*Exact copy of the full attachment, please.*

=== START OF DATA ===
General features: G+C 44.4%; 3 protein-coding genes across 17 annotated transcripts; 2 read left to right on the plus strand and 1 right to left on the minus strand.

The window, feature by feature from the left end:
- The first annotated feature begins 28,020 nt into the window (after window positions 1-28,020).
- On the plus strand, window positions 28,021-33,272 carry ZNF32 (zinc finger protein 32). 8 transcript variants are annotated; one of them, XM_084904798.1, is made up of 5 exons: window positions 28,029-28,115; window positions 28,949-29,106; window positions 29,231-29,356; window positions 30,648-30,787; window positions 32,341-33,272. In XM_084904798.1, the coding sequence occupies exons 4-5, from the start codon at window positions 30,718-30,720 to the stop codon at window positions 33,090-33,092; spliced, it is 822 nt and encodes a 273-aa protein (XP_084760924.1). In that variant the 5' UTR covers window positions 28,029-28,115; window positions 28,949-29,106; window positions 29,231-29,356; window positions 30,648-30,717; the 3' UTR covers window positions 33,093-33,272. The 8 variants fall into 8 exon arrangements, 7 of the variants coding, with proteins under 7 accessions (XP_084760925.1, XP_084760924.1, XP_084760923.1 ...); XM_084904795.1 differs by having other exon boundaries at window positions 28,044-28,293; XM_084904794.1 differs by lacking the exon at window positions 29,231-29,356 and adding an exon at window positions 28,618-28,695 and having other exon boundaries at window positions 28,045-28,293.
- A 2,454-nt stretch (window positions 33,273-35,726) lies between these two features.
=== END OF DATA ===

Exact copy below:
General features: G+C 44.4%; 3 protein-coding genes across 17 annotated transcripts; 2 read left to right on the plus strand and 1 right to left on the minus strand.

The window, feature by feature from the left end:
- The first annotated feature begins 28,020 nt into the window (after window positions 1-28,020).
- On the plus strand, window positions 28,021-33,272 carry ZNF32 (zinc finger protein 32). 8 transcript variants are annotated; one of them, XM_084904798.1, is made up of 5 exons: window positions 28,029-28,115; window positions 28,949-29,106; window positions 29,231-29,356; window positions 30,648-30,787; window positions 32,341-33,272. In XM_084904798.1, the coding sequence occupies exons 4-5, from the start codon at window positions 30,718-30,720 to the stop codon at window positions 33,090-33,092; spliced, it is 822 nt and encodes a 273-aa protein (XP_084760924.1). In that variant the 5' UTR covers window positions 28,029-28,115; window positions 28,949-29,106; window positions 29,231-29,356; window positions 30,648-30,717; the 3' UTR covers window positions 33,093-33,272. The 8 variants fall into 8 exon arrangements, 7 of the variants coding, with proteins under 7 accessions (XP_084760925.1, XP_084760924.1, XP_084760923.1 ...); XM_084904795.1 differs by having other exon boundaries at window positions 28,044-28,293; XM_084904794.1 differs by lacking the exon at window positions 29,231-29,356 and adding an exon at window positions 28,618-28,695 and having other exon boundaries at window positions 28,045-28,293.
- A 2,454-nt stretch (window positions 33,273-35,726) lies between these two features.